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Question about shutter lag, and chdk

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Question about shutter lag, and chdk
« on: 24 / January / 2011, 18:16:01 »
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I'm going to buy a CHDK capable camera soon. I'm wondering, how can I know what sort of shutter lag to expect from the camera I buy?  I'm not talking about the lag when when its focusing, etc, since I always do half click first on any shot I ever take (this seems to be what I generally find on spec sheets).  I'm talking the amount of shutter lag from when the button is already half clicked, and you click it the rest of the way.  Or more importantly, when using the usb remote, the amount of time the signal is sent till the time it goes off.

One of the biggest things I am hoping to use the chdk camera for is for high speed photography, triggered by sound triggers, laser triggers, pressure triggers, etc.  I know normally this type of photography is done in a dark room, with camera in bulb mode, and a flash.  However i'm hoping to be able to take advantage of the fast 1/10,000+ shutter speeds to take some nice high speed photos, outdoors and other unique places, without the need for a dark room setup.

I've tried reading specs on the prefocused lag of a few cameras, but that info is very hard to find and often varies greatly (one site said a particulat camera had a .06 lag and another said .02 for the same camera).  And that's just with the stock firmware though, I don't know if chdk is able to make it any faster or not, since afterall I've heard chdk on its own, just using its own motion detector, is fast enough to capture lightning.  How can I actually know how much lag to expect from a particular camera to help decide which one to get?  Do any of these canon powershots have a short enough shutter lag to even make somewhat high speed photography realistic, or will they all likely have too much lag?

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Offline reyalp

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Re: Question about shutter lag, and chdk
« Reply #1 on: 24 / January / 2011, 23:52:24 »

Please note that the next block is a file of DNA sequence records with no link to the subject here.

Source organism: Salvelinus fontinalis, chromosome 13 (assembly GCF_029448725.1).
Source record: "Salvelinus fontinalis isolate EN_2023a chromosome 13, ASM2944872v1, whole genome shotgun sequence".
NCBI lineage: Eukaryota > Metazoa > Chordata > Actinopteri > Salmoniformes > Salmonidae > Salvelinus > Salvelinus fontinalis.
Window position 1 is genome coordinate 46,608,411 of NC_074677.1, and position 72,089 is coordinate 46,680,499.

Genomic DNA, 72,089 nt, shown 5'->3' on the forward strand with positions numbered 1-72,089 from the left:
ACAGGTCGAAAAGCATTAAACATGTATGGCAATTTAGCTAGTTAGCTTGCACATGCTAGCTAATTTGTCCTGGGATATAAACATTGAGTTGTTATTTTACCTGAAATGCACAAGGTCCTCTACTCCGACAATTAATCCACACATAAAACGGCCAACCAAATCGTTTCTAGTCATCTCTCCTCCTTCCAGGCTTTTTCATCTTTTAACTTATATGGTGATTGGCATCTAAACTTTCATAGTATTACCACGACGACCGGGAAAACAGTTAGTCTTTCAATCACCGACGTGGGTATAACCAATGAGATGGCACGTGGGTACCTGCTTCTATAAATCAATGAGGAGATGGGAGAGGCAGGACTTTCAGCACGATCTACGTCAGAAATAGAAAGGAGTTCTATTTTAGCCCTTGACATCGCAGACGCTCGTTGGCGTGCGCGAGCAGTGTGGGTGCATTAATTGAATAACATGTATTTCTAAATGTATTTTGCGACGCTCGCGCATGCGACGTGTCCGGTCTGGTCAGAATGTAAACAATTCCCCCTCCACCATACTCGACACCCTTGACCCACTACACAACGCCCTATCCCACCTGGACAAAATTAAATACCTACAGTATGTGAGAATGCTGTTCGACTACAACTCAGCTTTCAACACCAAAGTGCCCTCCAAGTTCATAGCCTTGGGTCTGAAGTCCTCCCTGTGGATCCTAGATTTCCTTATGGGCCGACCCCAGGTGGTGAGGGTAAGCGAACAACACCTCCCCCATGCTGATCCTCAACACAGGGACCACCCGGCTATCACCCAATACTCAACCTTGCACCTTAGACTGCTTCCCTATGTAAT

I don't know if chdk is able to make it any faster or not, since afterall I've heard chdk on its own, just using its own motion detector, is fast enough to capture lightning.  How can I actually know how much lag to expect from a particular camera to help decide which one to get?  Do any of these canon powershots have a short enough shutter lag to even make somewhat high speed photography realistic, or will they all likely have too much lag?
CHDK doesn't make it faster. However, the speed of fast MD should give an upper bound of the time it takes to go from half shoot to capturing the image. Note that while only some CHDK cameras have fastest MD support, this is based on whether the CHDK port knows where particular camera variables are or not. The cameras that don't have fast MD aren't slower, the CHDK port just isn't as complete.

So somewhere around 50-100ms is probably a good bet for all CHDK supported cameras.

It should be noted this isn't directly related to high shutter speeds, even the factory firmware can do <1ms exposures. A subject that requires a fast shutter speed doesn't necessarily require a low reaction time. If your subject does require reaction time on the order of the shutter speed, you are going to need to do some hacking and/or use external hardware to achieve anything approaching the maximum factory shutter speed, never mind overrides.
Don't forget what the H stands for.

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Offline fudgey

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Re: Question about shutter lag, and chdk
« Reply #2 on: 25 / January / 2011, 13:35:31 »
As reyalp pointed out, the shortest achievable shutter delay from half shoot to full shoot is probably somewhere around the fastest observed MD reaction time (50 ms or so -- MD has lots of variation on top of that but that's largely because the live view update rate is slow).

But do note that even if this is too slow, the delay can be made highly accurate using a USB supply voltage remote trigger in CHDK/SDM sync mode, see http://stereo.jpn.org/eng/sdm/crt_synch.htm#synctest .

So, if you can trigger the camera slightly before you trigger whatever phenomenon you want to shoot, this may be accurate and fast enough for your purposes.

 

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